I recently premiered my first microbudget feature The Waiting List in my hometown of Portland, Oregon. I’ve read a lot of blogs and tweets about how important it is to turn your screening into an event. There are many well thought-out reasons for this, but the only true reason is that no one wants to see your crappy indie film. Or my crappy indie film. I’m not saying yours–or mine–is actually a crappy film, but since it didn’t get into Sundance and doesn’t have any recognizable stars from Entertainment Weekly, it must be plotless, poorly acted and guaranteed to be boring. Like a foreign movie or something.
I assume that’s the mindset of 95% of the people I’m trying to convince to watch my movie–let alone pay to watch it. So the amazing opportunity to see my movie at an out-of-the-way theater on a weekday evening has got to be pretty compelling. Here are a few small things I did to make it interesting for someone who has never heard of me or my movie.
1. “I want to promote your thing at my screening”
I realized quickly that many of the people who might consider attending my premiere (aside from friends, relatives and neighbors) were people who support the local creative scene. And most of those people probably have their own creative thing going on as well. I created a form on my website where anyone could upload a 1024 x 768 image that I would show on-screen before the movie for free. Instead of shilling soda or a wireless provider, I would promote “your thing.” I’ve posted all of the slides as a PDF here or a webpage here. The free creative promotions included everything from local blogs, podcasts, movies, telepathic pet communicators and an adult toy store. A good portion of them also came to the screening so I got to meet them in the real world instead of just being Facebook friends or Twitter followers.
Okay, I have to admit I’m in the camp of people who think Q&A sessions walk a fine line between informative, inspirational talks and self-congratulatory, narcissistic blab-a-thons. But I know if I were attending a screening by a local director with a local cast, I would expect to see them on stage awkwardly answering questions. As an audience member, there’s always that incentive that someday the director or the actors will be famous and you can brag about how you saw them at a Q&A once. That would be the incentive for me, at least. I was fortunate enough to have three actors from the film (Amanda Englund, Audrey Walker and Mercedes Rose) join me for the Q&A.
3. Speed Raffle
Yeah, a raffle. Everyone got a raffle ticket when they walked in the door. Prizes included gift certificates to Voodoo Doughnuts (their maple bacon donut was featured in the movie), DVD copies of The Waiting List, and–since it’s an honest movie about parenting–an adult “bath toy.” I’m not usually the biggest fan of raffles but when I attended the Filmed By Bike festival last year, their speed raffle won me over and it was a huge crowd-pleaser. I created a slide that played before the screening that said “Raffle! Win stuff!! Or watch other people win stuff!!!” The key here was giving away prizes that tied into the movie’s theme. So if a Q&A with the director and cast wasn’t incentive enough to stick around after the movie, you were holding a ticket in your hand that gave you a chance to win stuff.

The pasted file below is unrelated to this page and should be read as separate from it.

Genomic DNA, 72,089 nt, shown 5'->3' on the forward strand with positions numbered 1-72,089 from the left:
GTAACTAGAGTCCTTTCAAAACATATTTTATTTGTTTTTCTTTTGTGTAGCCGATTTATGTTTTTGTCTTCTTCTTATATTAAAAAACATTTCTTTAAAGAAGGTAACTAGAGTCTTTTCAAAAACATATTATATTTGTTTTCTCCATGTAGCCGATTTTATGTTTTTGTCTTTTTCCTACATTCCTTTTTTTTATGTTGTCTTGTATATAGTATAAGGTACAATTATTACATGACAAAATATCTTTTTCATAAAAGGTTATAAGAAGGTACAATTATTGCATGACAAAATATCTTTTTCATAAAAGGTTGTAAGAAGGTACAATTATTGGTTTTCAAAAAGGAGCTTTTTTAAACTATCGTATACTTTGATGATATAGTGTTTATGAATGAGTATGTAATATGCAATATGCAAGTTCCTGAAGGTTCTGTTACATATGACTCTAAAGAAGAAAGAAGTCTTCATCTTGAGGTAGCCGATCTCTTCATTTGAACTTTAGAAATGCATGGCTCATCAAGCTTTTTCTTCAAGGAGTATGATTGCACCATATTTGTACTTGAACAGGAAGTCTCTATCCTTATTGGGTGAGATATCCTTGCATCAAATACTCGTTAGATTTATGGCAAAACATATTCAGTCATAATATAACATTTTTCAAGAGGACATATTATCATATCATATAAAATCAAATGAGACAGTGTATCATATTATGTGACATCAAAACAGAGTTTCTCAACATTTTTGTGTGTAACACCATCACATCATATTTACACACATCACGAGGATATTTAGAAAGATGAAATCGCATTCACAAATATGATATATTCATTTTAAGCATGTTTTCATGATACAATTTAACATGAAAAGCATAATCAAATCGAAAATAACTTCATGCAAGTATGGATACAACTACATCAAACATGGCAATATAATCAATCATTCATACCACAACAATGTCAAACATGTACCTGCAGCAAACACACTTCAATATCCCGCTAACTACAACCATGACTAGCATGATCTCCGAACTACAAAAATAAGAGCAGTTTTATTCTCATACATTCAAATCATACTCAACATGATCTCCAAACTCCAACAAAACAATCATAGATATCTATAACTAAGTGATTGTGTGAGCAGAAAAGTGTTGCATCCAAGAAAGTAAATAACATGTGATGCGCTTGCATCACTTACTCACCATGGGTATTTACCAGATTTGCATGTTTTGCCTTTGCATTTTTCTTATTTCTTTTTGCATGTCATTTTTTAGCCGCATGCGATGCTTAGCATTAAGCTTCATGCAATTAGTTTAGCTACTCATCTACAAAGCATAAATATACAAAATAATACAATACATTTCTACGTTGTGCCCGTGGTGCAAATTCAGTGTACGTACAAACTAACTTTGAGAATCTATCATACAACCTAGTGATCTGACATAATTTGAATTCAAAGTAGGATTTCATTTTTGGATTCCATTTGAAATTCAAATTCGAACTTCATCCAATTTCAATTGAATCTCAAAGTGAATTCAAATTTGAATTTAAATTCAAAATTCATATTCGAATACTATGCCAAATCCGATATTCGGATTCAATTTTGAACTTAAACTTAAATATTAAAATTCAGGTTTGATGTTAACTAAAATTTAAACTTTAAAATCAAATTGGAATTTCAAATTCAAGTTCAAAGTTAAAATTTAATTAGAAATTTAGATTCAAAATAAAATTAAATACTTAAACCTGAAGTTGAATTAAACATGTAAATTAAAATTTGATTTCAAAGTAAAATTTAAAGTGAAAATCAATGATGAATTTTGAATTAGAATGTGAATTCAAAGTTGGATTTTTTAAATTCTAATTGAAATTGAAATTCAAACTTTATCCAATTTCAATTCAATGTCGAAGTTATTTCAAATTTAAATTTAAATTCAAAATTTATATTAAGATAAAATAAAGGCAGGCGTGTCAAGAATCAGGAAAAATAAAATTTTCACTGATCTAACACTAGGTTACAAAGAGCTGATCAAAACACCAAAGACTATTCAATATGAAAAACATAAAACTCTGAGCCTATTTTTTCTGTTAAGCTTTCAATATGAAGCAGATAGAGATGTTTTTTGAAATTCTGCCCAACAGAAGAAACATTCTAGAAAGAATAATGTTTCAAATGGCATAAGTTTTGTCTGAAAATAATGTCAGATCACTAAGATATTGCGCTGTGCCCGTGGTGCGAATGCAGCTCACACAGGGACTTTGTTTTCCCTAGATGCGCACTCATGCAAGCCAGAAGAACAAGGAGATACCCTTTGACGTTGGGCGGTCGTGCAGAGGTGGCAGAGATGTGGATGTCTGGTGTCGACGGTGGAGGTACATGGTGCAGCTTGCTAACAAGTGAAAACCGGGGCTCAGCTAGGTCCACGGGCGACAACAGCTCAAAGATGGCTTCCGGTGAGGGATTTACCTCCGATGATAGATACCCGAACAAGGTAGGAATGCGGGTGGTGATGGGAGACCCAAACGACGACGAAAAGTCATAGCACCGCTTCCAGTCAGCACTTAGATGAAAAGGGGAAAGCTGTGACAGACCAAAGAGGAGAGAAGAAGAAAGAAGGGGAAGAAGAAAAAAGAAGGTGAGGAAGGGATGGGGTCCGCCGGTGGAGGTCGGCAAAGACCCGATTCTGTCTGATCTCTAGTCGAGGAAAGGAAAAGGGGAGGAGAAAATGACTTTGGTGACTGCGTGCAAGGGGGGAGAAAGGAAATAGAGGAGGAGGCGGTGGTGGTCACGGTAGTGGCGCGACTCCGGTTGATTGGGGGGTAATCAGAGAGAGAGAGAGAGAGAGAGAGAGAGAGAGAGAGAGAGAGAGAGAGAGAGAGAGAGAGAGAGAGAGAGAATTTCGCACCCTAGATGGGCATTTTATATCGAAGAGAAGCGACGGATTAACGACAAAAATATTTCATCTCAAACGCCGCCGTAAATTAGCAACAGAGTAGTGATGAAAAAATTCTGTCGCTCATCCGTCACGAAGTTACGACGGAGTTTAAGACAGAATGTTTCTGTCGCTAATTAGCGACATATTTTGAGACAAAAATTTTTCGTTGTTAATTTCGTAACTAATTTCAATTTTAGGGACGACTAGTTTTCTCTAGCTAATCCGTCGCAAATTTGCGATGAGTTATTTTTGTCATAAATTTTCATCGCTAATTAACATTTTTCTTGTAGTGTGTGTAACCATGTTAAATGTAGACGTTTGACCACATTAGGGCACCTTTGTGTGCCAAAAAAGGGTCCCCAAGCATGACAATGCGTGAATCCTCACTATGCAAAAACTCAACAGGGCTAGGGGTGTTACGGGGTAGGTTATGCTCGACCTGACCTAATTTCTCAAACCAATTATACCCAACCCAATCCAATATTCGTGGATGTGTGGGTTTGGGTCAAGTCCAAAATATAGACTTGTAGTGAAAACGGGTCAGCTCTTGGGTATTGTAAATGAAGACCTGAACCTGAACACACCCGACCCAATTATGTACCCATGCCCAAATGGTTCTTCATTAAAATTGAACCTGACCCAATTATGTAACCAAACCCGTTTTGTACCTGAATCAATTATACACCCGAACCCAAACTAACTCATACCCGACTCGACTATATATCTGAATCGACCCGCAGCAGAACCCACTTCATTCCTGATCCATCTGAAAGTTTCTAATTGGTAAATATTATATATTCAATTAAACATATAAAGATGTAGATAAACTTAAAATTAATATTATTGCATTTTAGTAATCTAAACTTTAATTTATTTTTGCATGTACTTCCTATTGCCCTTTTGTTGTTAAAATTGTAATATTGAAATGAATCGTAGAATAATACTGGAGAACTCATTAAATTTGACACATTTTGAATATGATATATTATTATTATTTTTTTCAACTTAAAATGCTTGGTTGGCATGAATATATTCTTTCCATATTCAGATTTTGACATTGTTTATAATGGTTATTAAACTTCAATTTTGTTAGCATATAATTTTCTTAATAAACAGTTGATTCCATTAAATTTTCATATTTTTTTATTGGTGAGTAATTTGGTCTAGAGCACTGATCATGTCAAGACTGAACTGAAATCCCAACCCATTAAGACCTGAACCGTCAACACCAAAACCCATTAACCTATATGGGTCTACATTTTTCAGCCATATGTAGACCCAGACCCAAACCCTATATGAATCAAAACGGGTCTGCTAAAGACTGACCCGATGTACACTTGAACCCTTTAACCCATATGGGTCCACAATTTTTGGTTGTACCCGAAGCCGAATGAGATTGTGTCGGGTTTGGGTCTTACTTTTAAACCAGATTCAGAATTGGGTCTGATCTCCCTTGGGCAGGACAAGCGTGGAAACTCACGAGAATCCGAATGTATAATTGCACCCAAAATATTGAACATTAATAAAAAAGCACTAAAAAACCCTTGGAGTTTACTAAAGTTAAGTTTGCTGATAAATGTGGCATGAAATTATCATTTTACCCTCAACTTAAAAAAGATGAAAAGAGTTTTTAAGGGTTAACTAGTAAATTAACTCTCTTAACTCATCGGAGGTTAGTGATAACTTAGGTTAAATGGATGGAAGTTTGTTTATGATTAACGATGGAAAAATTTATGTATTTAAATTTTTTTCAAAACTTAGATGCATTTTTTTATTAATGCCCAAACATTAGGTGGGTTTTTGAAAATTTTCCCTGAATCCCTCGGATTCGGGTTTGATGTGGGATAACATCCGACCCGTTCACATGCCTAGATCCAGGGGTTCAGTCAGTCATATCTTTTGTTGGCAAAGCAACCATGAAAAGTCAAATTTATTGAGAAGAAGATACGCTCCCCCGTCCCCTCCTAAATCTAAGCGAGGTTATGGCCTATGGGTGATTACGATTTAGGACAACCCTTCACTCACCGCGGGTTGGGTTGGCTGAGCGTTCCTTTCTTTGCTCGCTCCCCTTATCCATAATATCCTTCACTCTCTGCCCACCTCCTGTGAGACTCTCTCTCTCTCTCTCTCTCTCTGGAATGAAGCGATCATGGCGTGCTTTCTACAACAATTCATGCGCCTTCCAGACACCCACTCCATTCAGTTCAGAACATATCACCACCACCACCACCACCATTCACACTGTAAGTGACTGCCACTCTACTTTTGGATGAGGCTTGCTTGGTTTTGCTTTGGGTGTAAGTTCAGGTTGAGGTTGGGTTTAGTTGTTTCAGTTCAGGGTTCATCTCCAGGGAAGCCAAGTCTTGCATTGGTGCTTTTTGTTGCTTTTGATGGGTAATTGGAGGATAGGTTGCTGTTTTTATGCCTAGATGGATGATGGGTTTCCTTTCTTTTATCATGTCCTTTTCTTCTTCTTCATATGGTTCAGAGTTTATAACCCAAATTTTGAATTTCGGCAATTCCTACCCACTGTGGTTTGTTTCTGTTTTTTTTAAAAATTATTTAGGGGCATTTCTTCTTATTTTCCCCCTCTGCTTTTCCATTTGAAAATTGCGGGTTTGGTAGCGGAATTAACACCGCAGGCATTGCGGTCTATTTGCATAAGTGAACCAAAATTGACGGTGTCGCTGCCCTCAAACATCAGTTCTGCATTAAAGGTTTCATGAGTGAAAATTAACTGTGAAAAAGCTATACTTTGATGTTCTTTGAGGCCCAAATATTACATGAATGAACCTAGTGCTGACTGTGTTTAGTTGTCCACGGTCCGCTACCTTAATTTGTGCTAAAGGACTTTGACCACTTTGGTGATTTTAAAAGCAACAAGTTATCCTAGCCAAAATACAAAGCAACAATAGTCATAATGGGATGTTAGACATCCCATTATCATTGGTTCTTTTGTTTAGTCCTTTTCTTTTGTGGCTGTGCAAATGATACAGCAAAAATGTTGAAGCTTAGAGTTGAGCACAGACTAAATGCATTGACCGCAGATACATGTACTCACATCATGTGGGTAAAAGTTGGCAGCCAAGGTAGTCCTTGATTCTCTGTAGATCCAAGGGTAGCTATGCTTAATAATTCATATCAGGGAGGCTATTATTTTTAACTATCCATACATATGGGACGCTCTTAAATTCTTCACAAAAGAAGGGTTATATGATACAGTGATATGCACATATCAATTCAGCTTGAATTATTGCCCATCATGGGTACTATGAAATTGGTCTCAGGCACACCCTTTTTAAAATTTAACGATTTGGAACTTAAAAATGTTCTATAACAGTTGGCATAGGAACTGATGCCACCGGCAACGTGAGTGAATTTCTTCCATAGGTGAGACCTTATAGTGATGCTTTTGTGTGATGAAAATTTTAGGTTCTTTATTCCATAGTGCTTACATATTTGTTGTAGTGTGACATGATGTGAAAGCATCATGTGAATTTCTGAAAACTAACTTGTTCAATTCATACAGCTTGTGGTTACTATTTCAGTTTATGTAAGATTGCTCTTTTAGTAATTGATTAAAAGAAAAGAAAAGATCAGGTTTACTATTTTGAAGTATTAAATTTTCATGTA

4. Walk-in Music
So you’re sitting in the theater waiting for movie to start. You’re watching slides on the big screen featuring local creative projects: movies, blogs, webisodes, podcasts, pet psychics, sex toy shops. What else do you need? Music! My movie appeals to disillusioned parents, so naturally I thought of setting the mood with children’s music. A good mix of Mother Goose Rocks (where Eminem and No Doubt soundalikes re-interpret traditional children’s songs), nostalgic PBS themes (like 3-2-1 Contact and Mister Rogers’ Neighborhood), and hilarious songs with parenting themes, including one I found on YouTube called Pregnant Women are Smug.
5. Online-ify the Location
It’s a physical event, but it’s obvious from going to movies that everyone’s screwing around on their phones before the movie starts. I wanted to take advantage of this idle mobile time. In addition to promoting other people’s things on slides, I snuck in a few of my own. “Check into the theater on Foursquare to see who else is at the movie (or just looking around you the old-fashioned way).” “Include our official hashtag #TWLPDX with any tweets or twitpics.” And to remind people earlier in the week that my movie was playing for one night only, I went to the well of overused internet memes and posted “Hitler Finds Out The Waiting List only Plays One Night” to Twitter and Facebook, which had 300+ views prior to the show. I made this a video response to a new trailer for my movie on YouTube so anyone who saw the Hitler spoof could easily click through to the movie’s trailer. All of this was in addition to the mandatory blog post, Facebook Event invite, Google Calendar invite and lots of tweets.
These are just a few of the things I did to give people a reason to show up and watch my movie in a theater. Watching a movie in a theater gives a sense of community that plopping down in front of a 67″ LCD in your man-cave simply does not. I’m interested to hear things other microbudget filmmakers have done to turn their screenings into events.